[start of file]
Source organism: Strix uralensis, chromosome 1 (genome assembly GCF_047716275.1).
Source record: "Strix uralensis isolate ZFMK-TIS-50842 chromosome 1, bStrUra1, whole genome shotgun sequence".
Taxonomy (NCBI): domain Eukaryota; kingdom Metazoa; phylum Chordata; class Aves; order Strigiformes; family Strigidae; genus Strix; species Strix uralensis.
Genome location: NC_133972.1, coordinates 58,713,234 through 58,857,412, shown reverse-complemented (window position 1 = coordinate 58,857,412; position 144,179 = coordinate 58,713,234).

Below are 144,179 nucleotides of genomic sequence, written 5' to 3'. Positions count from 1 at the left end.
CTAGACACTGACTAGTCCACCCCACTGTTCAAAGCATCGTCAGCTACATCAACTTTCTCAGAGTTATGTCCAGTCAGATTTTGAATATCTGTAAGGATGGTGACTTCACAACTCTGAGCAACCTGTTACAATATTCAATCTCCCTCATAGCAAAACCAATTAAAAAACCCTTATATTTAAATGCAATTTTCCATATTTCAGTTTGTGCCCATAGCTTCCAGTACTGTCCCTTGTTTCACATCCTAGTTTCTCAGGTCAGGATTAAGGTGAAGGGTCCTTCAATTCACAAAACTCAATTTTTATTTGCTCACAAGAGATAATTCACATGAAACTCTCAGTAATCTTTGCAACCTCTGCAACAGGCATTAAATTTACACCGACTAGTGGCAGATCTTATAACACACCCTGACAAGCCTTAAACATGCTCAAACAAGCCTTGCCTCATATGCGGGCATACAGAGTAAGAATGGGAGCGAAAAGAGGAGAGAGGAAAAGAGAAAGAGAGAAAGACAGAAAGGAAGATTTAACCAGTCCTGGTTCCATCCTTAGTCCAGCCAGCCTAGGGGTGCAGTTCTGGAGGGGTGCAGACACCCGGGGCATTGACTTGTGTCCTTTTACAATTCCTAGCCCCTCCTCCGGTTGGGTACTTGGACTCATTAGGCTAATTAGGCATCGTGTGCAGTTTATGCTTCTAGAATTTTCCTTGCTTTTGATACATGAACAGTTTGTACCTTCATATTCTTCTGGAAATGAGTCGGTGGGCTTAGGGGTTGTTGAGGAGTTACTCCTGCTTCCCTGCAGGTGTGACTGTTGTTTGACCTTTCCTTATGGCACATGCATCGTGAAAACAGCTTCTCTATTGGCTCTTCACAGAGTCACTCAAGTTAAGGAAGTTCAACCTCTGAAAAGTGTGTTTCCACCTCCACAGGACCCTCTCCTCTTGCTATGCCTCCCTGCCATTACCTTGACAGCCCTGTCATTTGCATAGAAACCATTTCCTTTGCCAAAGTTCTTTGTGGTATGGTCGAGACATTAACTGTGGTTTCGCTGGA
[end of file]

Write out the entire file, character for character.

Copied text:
Source organism: Strix uralensis, chromosome 1 (genome assembly GCF_047716275.1).
Source record: "Strix uralensis isolate ZFMK-TIS-50842 chromosome 1, bStrUra1, whole genome shotgun sequence".
Taxonomy (NCBI): domain Eukaryota; kingdom Metazoa; phylum Chordata; class Aves; order Strigiformes; family Strigidae; genus Strix; species Strix uralensis.
Genome location: NC_133972.1, coordinates 58,713,234 through 58,857,412, shown reverse-complemented (window position 1 = coordinate 58,857,412; position 144,179 = coordinate 58,713,234).

Below are 144,179 nucleotides of genomic sequence, written 5' to 3'. Positions count from 1 at the left end.
CTAGACACTGACTAGTCCACCCCACTGTTCAAAGCATCGTCAGCTACATCAACTTTCTCAGAGTTATGTCCAGTCAGATTTTGAATATCTGTAAGGATGGTGACTTCACAACTCTGAGCAACCTGTTACAATATTCAATCTCCCTCATAGCAAAACCAATTAAAAAACCCTTATATTTAAATGCAATTTTCCATATTTCAGTTTGTGCCCATAGCTTCCAGTACTGTCCCTTGTTTCACATCCTAGTTTCTCAGGTCAGGATTAAGGTGAAGGGTCCTTCAATTCACAAAACTCAATTTTTATTTGCTCACAAGAGATAATTCACATGAAACTCTCAGTAATCTTTGCAACCTCTGCAACAGGCATTAAATTTACACCGACTAGTGGCAGATCTTATAACACACCCTGACAAGCCTTAAACATGCTCAAACAAGCCTTGCCTCATATGCGGGCATACAGAGTAAGAATGGGAGCGAAAAGAGGAGAGAGGAAAAGAGAAAGAGAGAAAGACAGAAAGGAAGATTTAACCAGTCCTGGTTCCATCCTTAGTCCAGCCAGCCTAGGGGTGCAGTTCTGGAGGGGTGCAGACACCCGGGGCATTGACTTGTGTCCTTTTACAATTCCTAGCCCCTCCTCCGGTTGGGTACTTGGACTCATTAGGCTAATTAGGCATCGTGTGCAGTTTATGCTTCTAGAATTTTCCTTGCTTTTGATACATGAACAGTTTGTACCTTCATATTCTTCTGGAAATGAGTCGGTGGGCTTAGGGGTTGTTGAGGAGTTACTCCTGCTTCCCTGCAGGTGTGACTGTTGTTTGACCTTTCCTTATGGCACATGCATCGTGAAAACAGCTTCTCTATTGGCTCTTCACAGAGTCACTCAAGTTAAGGAAGTTCAACCTCTGAAAAGTGTGTTTCCACCTCCACAGGACCCTCTCCTCTTGCTATGCCTCCCTGCCATTACCTTGACAGCCCTGTCATTTGCATAGAAACCATTTCCTTTGCCAAAGTTCTTTGTGGTATGGTCGAGACATTAACTGTGGTTTCGCTGGA